For many, the high-spot of the Everyman’s year is the pantomime. This year’s show, “Aladdin”, will soon be with us and those of you who revelled in the antics of Tweedy the Clown last Christmas will be pleased to hear he is back this year with a lot of the other regulars.

Tweedy is a very modern traditional clown equally at home in the circus ring or on the stage. He doesn’t wear a lot of make-up and he doesn’t wear big boots but he does have very baggy trousers and a quiff of luminous red hair, dazzling enough to brighten anyone’s day. Some of his routines are very traditional, some are very modern.

Pathos is often very much to the fore. ‘I kind of see myself a bit like an old music hall, vaudeville type comic because, although I do circus, I don’t do traditional clown type routines. I see myself more as theatre, or at least, variety. Having said that, one of my big influences was an old time clown called Grock who started in the circus but moved to music hall and became the highest paid artist of his time.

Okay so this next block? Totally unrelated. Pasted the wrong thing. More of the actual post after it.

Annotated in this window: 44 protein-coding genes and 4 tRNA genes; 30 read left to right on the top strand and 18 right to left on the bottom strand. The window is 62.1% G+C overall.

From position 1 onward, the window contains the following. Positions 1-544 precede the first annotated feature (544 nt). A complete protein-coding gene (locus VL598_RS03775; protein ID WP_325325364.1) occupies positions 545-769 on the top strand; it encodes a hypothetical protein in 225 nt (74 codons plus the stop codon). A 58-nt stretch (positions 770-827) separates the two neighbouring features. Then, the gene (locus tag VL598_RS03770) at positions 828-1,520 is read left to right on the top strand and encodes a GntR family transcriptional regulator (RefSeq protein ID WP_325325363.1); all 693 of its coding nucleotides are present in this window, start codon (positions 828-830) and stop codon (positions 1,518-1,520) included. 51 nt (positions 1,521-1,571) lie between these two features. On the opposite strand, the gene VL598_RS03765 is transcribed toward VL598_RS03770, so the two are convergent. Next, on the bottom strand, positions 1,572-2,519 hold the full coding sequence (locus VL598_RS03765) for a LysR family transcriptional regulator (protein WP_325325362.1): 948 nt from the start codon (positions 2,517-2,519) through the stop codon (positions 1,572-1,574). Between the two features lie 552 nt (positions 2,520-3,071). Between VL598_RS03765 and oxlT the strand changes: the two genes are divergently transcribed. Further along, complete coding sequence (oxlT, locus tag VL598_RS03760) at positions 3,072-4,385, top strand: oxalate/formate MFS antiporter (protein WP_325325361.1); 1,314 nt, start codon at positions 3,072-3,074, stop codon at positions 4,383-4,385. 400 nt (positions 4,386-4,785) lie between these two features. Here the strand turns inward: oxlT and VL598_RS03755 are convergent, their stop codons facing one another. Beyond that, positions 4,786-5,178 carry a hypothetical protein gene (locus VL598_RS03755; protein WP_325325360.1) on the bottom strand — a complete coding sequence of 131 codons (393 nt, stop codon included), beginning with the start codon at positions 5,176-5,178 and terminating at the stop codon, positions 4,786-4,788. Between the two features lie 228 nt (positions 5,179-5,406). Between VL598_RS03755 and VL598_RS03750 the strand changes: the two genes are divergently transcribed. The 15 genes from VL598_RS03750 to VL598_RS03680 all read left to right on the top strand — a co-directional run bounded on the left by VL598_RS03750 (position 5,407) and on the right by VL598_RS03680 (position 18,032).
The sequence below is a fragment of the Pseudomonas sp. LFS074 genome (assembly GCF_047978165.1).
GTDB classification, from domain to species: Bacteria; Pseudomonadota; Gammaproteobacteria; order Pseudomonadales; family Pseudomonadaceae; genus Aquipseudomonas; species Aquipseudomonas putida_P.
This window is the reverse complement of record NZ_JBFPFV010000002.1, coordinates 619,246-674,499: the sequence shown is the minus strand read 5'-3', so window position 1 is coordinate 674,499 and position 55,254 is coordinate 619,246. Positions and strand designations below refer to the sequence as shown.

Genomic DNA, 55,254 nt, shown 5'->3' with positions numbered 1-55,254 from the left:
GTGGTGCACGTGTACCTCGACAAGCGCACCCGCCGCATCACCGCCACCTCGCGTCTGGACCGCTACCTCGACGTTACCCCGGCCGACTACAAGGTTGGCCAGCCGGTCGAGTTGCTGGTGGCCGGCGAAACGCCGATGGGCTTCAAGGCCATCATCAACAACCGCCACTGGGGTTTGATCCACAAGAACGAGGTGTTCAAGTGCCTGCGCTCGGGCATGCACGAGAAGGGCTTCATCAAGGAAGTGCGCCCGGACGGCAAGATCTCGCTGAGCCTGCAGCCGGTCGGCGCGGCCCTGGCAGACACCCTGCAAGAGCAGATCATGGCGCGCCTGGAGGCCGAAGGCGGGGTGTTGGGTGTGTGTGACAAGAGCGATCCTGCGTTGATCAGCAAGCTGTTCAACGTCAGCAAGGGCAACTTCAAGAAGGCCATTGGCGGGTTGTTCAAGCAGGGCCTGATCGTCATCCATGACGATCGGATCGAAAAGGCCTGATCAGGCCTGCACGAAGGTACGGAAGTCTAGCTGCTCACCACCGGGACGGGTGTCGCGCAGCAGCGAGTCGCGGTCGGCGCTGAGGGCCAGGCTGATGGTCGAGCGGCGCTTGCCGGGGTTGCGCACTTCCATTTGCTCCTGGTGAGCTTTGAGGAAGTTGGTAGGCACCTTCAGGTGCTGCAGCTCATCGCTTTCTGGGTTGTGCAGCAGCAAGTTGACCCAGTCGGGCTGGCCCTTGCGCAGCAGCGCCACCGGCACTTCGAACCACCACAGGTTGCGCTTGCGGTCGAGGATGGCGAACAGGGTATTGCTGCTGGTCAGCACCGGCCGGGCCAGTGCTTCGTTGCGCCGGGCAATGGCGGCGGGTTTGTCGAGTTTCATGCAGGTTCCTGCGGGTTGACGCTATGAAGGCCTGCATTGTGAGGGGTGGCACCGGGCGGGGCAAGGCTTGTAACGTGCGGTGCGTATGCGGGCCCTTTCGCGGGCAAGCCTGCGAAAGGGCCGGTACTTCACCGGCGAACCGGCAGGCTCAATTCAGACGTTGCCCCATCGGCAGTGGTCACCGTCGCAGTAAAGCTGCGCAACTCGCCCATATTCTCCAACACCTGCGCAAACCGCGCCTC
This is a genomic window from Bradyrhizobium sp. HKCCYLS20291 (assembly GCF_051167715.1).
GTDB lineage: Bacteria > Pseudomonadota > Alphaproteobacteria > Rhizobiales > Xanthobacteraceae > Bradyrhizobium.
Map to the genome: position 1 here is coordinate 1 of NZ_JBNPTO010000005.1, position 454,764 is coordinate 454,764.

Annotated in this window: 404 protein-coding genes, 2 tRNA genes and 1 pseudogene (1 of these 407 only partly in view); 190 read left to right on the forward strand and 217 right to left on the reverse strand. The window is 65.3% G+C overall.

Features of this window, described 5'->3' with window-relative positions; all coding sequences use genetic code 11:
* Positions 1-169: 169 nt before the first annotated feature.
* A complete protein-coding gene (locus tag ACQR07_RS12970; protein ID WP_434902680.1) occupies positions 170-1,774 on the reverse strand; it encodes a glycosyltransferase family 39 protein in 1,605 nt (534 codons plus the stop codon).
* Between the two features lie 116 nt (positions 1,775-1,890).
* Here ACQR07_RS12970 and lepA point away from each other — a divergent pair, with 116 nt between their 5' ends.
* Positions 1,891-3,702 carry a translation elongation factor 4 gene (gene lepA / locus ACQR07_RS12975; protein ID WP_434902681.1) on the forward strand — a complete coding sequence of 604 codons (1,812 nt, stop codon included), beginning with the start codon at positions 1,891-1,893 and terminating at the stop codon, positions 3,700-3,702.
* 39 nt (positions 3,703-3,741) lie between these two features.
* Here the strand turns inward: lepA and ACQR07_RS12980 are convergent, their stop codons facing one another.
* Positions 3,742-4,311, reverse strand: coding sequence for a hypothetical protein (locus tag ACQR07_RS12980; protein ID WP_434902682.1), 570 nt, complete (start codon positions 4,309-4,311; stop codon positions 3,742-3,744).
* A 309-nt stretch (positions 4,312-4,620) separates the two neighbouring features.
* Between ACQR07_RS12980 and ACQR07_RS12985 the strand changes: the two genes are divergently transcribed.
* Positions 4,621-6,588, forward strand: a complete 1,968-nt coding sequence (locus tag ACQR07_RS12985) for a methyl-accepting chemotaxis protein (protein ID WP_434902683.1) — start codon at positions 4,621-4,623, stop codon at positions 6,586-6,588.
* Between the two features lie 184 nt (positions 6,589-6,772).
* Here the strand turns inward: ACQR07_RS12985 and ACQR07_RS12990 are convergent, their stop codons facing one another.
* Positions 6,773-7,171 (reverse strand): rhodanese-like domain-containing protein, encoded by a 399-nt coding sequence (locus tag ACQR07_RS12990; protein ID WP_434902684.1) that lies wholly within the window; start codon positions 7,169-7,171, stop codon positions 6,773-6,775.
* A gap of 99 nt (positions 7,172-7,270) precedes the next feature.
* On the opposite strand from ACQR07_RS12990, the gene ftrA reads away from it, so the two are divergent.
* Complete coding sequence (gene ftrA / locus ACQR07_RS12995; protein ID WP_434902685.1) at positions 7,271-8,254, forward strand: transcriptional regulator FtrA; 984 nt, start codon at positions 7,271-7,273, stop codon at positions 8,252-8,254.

'That’s the sort of clown I see myself as. There was always a big cross-over. Max Miller dressed almost like a clown with his outrageous suits and cut off trousers and Max Wall’s act was almost pure clowning.’

I asked him if he’d always wanted to be a clown. ‘At one point I wanted to go to art school to learn animation. I always had this thing that I wanted to create a character. Then in a flash it came to me that I could be the character and then I decided I wanted to be a clown. My first job was in pantomime at Aberdeen and after that I got a job at Butlins. While I was there I was saving my money to go to the circus school in Bristol but it went bust that year. So I sent out a questionnaire to lots of clowns asking for advice. I got a reply from Zippo’s circus saying the best way to learn was to join the circus and did I want a job. So I joined them, aged 19, doing publicity, going round the schools and all that.

'During my first week the main clown got stuck in traffic and I went on for him and that was it, they kept me on.’